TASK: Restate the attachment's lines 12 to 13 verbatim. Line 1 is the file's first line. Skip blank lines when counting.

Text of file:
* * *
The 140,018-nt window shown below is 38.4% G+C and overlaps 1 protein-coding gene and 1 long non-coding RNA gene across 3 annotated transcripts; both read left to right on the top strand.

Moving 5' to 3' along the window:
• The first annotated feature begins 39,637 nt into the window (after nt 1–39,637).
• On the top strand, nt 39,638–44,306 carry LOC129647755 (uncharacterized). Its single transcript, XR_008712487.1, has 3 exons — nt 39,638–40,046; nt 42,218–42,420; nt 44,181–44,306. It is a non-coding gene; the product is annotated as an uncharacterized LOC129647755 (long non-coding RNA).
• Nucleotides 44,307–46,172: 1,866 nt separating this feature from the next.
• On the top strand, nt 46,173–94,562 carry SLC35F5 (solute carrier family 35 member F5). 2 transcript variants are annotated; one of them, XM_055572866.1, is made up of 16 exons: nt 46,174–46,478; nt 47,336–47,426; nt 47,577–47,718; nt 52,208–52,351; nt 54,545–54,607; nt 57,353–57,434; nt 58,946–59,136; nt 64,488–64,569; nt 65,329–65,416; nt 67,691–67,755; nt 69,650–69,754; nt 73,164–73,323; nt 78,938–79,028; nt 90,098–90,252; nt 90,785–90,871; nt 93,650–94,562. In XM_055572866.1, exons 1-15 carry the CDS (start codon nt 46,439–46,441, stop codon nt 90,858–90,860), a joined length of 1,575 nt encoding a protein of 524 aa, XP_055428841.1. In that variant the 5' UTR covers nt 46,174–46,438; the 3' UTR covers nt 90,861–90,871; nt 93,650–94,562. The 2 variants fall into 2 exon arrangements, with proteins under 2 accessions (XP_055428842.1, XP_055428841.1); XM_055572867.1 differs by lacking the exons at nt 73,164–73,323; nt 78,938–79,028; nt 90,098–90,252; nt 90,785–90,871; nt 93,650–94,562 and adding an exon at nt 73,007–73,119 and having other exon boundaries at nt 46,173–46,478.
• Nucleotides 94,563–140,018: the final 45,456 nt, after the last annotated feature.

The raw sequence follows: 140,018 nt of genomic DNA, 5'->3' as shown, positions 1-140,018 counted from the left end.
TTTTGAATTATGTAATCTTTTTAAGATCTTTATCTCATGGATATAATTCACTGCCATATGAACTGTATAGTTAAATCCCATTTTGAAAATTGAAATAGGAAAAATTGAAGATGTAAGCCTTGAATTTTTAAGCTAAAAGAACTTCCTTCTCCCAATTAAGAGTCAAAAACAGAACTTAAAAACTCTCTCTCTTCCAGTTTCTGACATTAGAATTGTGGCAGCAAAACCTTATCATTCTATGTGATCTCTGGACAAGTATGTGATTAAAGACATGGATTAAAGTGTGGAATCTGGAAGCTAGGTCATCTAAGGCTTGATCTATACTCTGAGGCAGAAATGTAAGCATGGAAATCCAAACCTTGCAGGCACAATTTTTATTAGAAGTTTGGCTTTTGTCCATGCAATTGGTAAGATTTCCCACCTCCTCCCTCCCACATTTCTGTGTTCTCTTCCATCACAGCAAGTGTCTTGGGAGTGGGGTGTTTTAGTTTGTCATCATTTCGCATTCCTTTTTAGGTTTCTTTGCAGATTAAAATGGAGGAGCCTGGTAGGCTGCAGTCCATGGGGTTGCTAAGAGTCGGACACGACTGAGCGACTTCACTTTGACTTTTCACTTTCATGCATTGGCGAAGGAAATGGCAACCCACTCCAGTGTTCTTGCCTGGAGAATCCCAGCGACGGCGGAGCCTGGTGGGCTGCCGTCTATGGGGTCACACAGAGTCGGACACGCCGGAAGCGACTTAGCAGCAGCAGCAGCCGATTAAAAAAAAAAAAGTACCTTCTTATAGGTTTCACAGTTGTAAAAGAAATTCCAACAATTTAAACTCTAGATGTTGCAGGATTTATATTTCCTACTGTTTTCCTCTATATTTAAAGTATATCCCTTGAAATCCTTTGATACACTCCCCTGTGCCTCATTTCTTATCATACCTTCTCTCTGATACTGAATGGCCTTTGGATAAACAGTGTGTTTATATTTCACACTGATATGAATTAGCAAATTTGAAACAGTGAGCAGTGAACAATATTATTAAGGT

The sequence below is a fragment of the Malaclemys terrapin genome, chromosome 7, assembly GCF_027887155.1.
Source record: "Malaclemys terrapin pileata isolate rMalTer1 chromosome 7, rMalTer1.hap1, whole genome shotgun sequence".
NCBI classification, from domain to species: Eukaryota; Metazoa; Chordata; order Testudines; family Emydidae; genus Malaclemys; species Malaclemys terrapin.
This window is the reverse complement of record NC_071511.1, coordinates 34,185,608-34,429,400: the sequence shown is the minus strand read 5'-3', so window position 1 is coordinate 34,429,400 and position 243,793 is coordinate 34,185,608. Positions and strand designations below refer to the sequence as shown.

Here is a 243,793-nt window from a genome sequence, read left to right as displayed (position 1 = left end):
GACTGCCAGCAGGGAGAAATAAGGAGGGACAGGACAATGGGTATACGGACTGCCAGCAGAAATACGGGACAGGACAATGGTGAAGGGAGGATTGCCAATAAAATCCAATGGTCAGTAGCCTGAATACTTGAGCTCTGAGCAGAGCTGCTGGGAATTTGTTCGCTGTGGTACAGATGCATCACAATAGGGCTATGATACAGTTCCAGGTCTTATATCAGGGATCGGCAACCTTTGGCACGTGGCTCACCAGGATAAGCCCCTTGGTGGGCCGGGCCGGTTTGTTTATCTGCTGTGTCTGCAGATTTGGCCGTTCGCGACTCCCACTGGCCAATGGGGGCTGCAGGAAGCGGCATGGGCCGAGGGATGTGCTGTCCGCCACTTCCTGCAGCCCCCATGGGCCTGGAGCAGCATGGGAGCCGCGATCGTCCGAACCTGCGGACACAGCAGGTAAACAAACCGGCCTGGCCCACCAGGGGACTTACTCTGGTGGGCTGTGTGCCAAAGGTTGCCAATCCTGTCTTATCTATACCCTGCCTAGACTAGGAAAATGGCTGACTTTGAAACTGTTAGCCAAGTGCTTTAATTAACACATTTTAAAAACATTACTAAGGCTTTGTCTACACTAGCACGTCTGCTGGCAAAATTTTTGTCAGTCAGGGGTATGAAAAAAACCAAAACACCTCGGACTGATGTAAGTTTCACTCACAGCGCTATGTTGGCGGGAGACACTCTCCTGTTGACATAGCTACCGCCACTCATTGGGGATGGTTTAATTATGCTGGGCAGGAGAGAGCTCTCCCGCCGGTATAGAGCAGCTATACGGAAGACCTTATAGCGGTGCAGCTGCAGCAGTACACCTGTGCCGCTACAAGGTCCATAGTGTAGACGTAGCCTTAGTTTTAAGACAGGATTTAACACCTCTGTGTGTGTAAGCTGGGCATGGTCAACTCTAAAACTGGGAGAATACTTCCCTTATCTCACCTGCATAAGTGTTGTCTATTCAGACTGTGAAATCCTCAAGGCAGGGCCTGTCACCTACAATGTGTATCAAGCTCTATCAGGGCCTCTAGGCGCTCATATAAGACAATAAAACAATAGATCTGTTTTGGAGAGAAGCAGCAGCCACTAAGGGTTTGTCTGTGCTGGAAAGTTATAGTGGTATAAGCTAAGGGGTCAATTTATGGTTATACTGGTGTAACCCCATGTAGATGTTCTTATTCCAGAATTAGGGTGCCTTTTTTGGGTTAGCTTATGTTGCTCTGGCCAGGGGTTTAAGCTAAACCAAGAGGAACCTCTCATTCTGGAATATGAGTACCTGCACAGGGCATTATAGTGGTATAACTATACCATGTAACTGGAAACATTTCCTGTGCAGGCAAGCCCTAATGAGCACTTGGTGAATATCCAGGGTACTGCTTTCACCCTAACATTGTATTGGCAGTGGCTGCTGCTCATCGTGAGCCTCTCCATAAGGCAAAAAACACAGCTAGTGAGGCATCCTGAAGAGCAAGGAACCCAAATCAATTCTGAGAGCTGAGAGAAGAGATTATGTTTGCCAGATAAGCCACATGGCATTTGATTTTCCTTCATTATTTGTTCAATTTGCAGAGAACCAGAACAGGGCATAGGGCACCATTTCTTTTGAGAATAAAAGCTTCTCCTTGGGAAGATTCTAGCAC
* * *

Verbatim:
NCBI classification, from domain to species: Eukaryota; Metazoa; Chordata; order Testudines; family Emydidae; genus Malaclemys; species Malaclemys terrapin.
This window is the reverse complement of record NC_071511.1, coordinates 34,185,608-34,429,400: the sequence shown is the minus strand read 5'-3', so window position 1 is coordinate 34,429,400 and position 243,793 is coordinate 34,185,608. Positions and strand designations below refer to the sequence as shown.